Back in the late '60's and early '70's, a friend of my dad's would occasionally host a father-and-son weekend at his cabin near the Nicolet Nat'l Forest at Argonne, Wisconsin. There were fall grouse hunting trips and winter snowmobiling trips. I was awed by the vastness of Wisconsin's northern forests. I had started in HO a few years earlier and had a switching layout along two walls of my bedroom. A RMC cover shot, probably in the early '70's, featuring a John Allen photo of a log loading scene on his fabulous Gorre & Daphetid RR was my initiation to the fact that people actually modeled logging railroad scenes. Then, around 1984, I bought a copy of Frank King's book "Minnesota Logging Railroads" at a local hobby shop. Around the same time, business travel took me into northern Wisconsin, Michigan's Upper Peninsula, and northern Minnesota on a regular basis. MDC released their two-truck Shay kit. My conversion to logging fanatic was inevitable from that point on. I am presently building my third layout to feature logging in that same Crandon-Argonne area of northern Wisconsin where I saw my first pulp yards and mill operations so long ago. The Crandon & Northern is a freelanced common carrier owned mainly by forest products interests, among them the Jacobs-Daniels Lumber Co.

    And I am still having a blast with it after all these years!!!
  16. I've had a lifelong love affair with Missouri's Ozarks. Since logging and railroad tie production were major Ozarks industries until around 1928, a logging-based layout was a natural for me.

    At one time, the tiny town of Grandin, Mo., was the home of the world's largest sawmill. It was there that short-leaf yellow pine was turned into lumber and trim for the mansions of some of America's wealthiest familes. And in the spring, when the Osage and Current Rivers were up, the tie hackers would float tens of thousands of hand-hewn oak ties in miles-long rafts down the rivers to "collection points" served by the Missouri Pacific. It's a history that is endlessly fascinating to me. :)
  17. jon-monon

    jon-monon Active Member

    How can ya not love the mid-south :D So, Casey, are you modeling some hardwood logging?
  18. Jon, actually hardwood logging is the main focus of my layout planning. I have one tie raft collection point under construction and another planned. It's only been in the last month or so that I have started to think about devoting some space to pine and cedar logging.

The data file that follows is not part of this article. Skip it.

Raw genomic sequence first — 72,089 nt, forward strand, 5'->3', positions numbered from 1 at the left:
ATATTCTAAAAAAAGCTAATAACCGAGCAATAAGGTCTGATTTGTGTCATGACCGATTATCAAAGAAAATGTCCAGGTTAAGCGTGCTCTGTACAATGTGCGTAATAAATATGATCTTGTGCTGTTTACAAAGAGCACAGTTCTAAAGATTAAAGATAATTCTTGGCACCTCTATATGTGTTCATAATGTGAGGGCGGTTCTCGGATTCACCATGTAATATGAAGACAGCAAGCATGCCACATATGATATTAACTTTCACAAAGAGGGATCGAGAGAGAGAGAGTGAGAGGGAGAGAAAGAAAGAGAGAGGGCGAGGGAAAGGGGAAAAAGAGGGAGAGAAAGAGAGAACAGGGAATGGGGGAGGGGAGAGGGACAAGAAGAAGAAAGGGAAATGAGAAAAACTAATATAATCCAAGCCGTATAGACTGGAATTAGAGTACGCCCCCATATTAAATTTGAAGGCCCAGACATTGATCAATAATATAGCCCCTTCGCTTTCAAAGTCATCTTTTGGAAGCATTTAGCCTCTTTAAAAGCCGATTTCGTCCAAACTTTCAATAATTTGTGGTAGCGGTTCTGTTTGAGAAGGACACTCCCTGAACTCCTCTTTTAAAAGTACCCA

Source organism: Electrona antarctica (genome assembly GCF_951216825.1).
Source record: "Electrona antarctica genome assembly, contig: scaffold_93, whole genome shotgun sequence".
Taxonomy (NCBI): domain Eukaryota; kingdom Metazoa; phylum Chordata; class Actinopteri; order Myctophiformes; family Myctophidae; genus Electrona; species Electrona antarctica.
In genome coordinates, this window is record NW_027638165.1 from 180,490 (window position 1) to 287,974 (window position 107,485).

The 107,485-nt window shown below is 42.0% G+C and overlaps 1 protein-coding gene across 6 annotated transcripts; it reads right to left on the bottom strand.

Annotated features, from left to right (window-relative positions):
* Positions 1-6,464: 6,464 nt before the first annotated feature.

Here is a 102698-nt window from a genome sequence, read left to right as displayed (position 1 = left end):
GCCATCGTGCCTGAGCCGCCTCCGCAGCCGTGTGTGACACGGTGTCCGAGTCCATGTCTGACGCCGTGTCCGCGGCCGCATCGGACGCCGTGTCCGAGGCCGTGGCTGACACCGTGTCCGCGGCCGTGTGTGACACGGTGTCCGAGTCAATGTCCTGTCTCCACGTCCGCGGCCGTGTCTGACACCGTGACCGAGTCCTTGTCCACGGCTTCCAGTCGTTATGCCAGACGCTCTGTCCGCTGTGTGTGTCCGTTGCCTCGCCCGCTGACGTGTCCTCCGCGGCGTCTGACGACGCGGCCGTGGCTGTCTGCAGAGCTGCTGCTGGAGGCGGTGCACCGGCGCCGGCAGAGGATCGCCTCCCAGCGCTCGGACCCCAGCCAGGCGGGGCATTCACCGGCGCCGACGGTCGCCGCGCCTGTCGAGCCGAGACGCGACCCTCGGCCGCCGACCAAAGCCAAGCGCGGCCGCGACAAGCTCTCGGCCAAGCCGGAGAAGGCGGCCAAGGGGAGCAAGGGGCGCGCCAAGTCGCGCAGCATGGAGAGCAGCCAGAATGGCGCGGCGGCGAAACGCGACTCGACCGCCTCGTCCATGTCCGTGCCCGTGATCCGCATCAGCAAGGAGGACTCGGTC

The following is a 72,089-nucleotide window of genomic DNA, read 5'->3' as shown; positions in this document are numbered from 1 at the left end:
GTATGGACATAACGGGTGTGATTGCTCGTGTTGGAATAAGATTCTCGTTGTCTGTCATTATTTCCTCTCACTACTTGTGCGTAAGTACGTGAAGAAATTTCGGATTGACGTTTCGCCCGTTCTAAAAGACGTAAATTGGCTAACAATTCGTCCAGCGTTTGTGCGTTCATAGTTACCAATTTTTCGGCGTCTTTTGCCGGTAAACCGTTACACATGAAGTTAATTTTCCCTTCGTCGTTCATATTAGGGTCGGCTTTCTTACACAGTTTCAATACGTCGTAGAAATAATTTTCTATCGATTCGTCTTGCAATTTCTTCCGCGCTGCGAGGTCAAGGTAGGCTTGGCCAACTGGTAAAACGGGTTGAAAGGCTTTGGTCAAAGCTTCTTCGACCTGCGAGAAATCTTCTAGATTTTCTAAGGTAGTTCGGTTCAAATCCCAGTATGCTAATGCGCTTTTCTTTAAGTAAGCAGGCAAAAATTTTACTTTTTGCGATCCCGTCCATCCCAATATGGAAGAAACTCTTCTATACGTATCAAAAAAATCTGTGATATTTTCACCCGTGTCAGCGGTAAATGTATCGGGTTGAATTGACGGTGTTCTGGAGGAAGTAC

One of the things that makes Ozarks logging attractive to me (other than the fact that I live in what used to be the Osage River basin - now it's a huge lake) is that it's quite a bit different from logging in the Pacific Northwest or Michigan or .... ;) It gives me an opportunity to do something that is different from what many other logging modelers do.

    One of those interesting little historical notes: Tie hackers hand hewed standard gauge ties from oak trunks using single-bitted broad axes. They were paid 10 cents per tie. A good hacker could produce 8 ties per day. Thus, a farmer with a couple of strong sons could earn $2 - $3 a day and support his family during the winter months by cutting ties.
  19. jon-monon

    jon-monon Active Member

    Gee, now I feel silly :oops: :oops: :oops: And now I remember what the "T" is for in OVT&L :D:D:D

    That is pretty interesting what they did for a buck. What do you think the average teen of today would say if you asked him to chop wood all day and hand the procedes over to daddy? :D :D :D

    BTW: Congrats on your NMRA website award!
    :thumb: :thumb: :thumb:
  20. Tileguy

    Tileguy Member

    STU, I bet you still have that book by Frank King dont ya!!
    Great book.cmon up sometime and i'll show you a few of the old grades.Ive got 1 that used to run down from the iron range to the mississipi landing at jacobson just a few miles away.
    The GN used a good part of this old line for running ore empties north to kelly lake.the section north of hyw #2.the south section was let go.The guys that ran that line hated it as it was the roughest section of line on the system.They abandoned it in the early is now part of the states snowmobile trail system.
    I came across an old grade while trout fishing up in the arrowhead country once.Not sure what they were using for power ,but i would have to assume a geared loco as the grade was quite steep.over 6% i would guess on the section i saw.Amazing the stuff they would go through to get a line in somewhere :)